It's not entirely clear how, but Democratic Sen. Harry Reid, then the minority leader, got word of the dossier's allegations about Page. On Aug. 27, Reid wrote a letter to Comey noting "a series of disturbing reports" that "a Trump advisor who has been highly critical of U.S. and European sanctions on Russia … met with high-ranking sanctioned individuals while in Moscow in July of 2016, well after Trump became the presumptive Republican nominee." It certainly sounded like Reid had been briefed on the Trump dossier's report on Page.

Two months passed. On Oct. 19, the FBI reportedly applied for a secret court warrant to wiretap Page. It is that application that House Republicans are reportedly concerned about, suspecting the FBI used the still-unverified dossier as part of the reason to put Page under surveillance.

One mystery, to outsiders at least, is why the FBI waited until mid-October to seek a warrant on a man they had deep suspicions about in July. (Page left the Trump campaign in the August-September timeframe; it's difficult to pin down a specific date.) Beyond that is the question of why the FBI sought to wiretap Page at all.

Maybe special counsel Robert Mueller knows all, but congressional investigators are still trying to figure it out. At the moment, the best they can do is theorize based on what they've been able to discover. Here is some of that theorizing:

In mid-October, with the election fast approaching, the FBI felt increasing pressure to act. There was already plenty of public criticism of the bureau over perceived disparate treatment of Hillary Clinton and Trump; the FBI took very public actions in the Clinton case but kept mum about any action on Trump and Russia. The FBI did not even publicly acknowledge that its counterintelligence investigation was taking place.

Meanwhile, the information from Steele kept coming. On Oct. 18, the day before the reported Page warrant, Steele wrote more on Page's alleged meeting with Sechin. Steele reported that a "trusted compatriot" of Sechin's "elaborated" on the "secret meeting" that had been confirmed to him by a senior member of Sechin's staff. Steele's hush-hush sources said Page had confirmed that "were Trump elected U.S. president, then sanctions on Russia would be lifted." Steele's sources also said Page "clearly implied" that he "was speaking with the Republican candidate's authority."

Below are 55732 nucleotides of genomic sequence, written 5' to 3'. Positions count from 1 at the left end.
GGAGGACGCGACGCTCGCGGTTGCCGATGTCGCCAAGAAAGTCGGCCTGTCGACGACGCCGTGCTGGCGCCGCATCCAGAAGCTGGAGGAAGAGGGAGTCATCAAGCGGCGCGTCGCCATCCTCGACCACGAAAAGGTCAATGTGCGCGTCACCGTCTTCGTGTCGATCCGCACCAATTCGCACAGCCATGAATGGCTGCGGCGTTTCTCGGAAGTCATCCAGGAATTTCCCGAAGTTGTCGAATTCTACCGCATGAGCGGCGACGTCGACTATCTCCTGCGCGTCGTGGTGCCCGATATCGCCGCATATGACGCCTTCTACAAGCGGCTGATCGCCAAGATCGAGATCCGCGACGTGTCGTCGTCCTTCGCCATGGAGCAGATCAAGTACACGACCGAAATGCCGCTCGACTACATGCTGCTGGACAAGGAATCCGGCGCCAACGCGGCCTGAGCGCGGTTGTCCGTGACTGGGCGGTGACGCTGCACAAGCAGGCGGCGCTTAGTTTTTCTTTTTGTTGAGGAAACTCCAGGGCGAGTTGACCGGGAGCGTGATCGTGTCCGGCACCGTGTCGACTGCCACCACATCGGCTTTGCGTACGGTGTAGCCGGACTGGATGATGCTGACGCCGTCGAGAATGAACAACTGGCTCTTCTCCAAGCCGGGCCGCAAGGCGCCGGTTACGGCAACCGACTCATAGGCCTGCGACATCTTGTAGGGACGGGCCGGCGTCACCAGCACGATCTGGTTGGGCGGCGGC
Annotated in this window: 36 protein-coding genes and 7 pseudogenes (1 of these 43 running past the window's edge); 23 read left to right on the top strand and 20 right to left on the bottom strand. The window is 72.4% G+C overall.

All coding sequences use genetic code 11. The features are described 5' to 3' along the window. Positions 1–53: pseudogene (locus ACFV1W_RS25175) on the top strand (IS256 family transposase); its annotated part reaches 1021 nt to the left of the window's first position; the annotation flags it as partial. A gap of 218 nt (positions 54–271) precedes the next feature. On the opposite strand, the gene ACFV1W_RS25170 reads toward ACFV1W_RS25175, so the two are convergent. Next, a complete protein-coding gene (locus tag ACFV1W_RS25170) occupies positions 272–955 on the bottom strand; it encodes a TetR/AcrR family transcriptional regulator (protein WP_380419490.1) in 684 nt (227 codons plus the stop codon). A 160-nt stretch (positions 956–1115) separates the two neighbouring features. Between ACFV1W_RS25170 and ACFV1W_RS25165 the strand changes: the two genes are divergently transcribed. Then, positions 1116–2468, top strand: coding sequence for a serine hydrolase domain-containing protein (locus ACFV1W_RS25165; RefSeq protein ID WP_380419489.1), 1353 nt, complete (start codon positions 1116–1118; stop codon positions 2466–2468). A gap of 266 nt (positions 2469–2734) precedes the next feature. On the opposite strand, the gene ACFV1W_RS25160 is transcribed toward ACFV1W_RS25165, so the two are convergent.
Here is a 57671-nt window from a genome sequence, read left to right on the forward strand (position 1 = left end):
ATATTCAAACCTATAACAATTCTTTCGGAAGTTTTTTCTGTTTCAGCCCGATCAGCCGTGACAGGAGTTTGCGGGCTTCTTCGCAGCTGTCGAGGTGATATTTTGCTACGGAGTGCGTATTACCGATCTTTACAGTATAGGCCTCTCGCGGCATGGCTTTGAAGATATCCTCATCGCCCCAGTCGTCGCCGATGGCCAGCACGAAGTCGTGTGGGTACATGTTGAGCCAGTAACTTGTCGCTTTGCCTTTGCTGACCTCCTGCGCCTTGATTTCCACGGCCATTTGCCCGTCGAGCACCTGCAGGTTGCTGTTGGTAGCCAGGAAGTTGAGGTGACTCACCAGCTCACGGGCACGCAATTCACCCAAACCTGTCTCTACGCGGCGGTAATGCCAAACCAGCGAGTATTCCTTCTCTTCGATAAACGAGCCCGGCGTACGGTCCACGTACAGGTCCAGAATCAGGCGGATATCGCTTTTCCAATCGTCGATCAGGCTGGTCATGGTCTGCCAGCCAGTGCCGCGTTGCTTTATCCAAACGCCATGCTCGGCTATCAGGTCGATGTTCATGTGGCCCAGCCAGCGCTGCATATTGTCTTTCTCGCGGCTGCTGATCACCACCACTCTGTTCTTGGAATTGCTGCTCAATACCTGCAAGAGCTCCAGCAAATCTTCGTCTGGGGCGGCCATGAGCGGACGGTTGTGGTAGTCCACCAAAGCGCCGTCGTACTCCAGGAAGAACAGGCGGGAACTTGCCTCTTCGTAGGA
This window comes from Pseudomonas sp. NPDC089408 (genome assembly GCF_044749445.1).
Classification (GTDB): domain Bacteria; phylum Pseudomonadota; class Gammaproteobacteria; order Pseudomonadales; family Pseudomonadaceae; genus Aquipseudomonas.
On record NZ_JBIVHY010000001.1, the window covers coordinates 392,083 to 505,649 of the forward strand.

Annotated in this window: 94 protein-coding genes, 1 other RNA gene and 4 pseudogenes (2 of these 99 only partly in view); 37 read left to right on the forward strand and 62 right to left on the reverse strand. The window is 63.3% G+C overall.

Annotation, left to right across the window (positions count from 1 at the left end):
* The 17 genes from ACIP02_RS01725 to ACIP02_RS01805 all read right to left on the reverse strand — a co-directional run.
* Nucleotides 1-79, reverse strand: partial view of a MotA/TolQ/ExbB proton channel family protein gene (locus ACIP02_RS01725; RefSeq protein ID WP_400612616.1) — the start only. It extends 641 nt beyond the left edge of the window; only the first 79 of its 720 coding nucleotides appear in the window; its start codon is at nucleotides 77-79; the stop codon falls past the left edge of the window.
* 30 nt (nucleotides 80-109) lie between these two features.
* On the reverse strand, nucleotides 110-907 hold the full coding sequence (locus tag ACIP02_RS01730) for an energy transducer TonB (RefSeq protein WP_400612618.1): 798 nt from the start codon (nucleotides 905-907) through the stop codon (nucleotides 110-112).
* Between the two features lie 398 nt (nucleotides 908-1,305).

It was hot stuff. Although still unverified, perhaps it led FBI investigators to see Page as a more important part of the Trump campaign than he actually was. Hill investigators have been baffled by the FBI's apparent treatment of the "idiot" Page as a central player in the Trump-Russia affair, instead of an eccentric presence on the periphery with no connection to Trump, or even people close to Trump.

Or maybe they targeted Page for wiretapping because they could. Page had pre-existing contacts with Russian agents, handily outlined in a fairly recent court case. He was beyond question in Moscow in July. And the dossier said the Russians offered Page a corrupt bargain to end U.S. sanctions in exchange for millions of dollars. (One question not often asked: How was Page, not elected to anything and not even on anyone's staff, supposed to end U.S. sanctions?)

Put it all together, and Page was the easiest guy to go after. Plus, the wiretap would allow the FBI not just to listen to Page's phone calls but to read his emails, not only going forward from the date of the warrant, but going backward for as long as Page had kept them. If Page truly were the beating heart of a Trump-Russia conspiracy, then there would likely be email evidence the FBI could use.

Besides Paul Manafort, Page is the only other American known to have been targeted for wiretapping in the Trump-Russia probe. (Trump national security adviser Michael Flynn was famously picked up in a transition conversation with then-Russian ambassador Sergey Kislyak, but it was Kislyak who was under U.S. surveillance.) It is reasonable for Congress, and the public, too, to want to know more about the Page case and the unverified dossier that is an element of it.

So that is part of the reason Republicans have focused on the Page wiretap warrant. Going back to the critics' objections, though, it's reasonable to ask: Is that a bad idea? And even if Page was wiretapped in part on the basis of the dossier, should Republicans take up the fight against it?

One reason some Republicans cite for their interest is based in civil liberties: If they'll do it to Page today, they'll do it to you tomorrow.

But another motivation for some Republicans is the growing suspicion that the FBI simply botched a critical aspect of the Trump-Russia investigation, that the bureau acted without sufficient reason to believe Page was a significant figure in any alleged Trump-Russia collusion. In that scenario, FBI officials, acting on Page's history and the allegations in the dossier, convinced themselves they had a strong case and presented evidence to the FISA court without fully informing the court where it came from. They did it because the Trump-Russia affair was a high-profile case, the bureau's highest officials were involved, there were egos in the mix, there were some investigators who hoped to compensate for the FBI's treatment of Clinton by going after Trump as well, and as a result investigators were desperate to find any thread they could pull that might unravel what they thought was the biggest case in decades. Page was the thread they pulled.

Now, the thinking goes, that mistake reverberates through American politics every day as some Democrats seek to use the Trump-Russia affair to remove the president from office. That's reason enough for Congress to try to get to the bottom of it.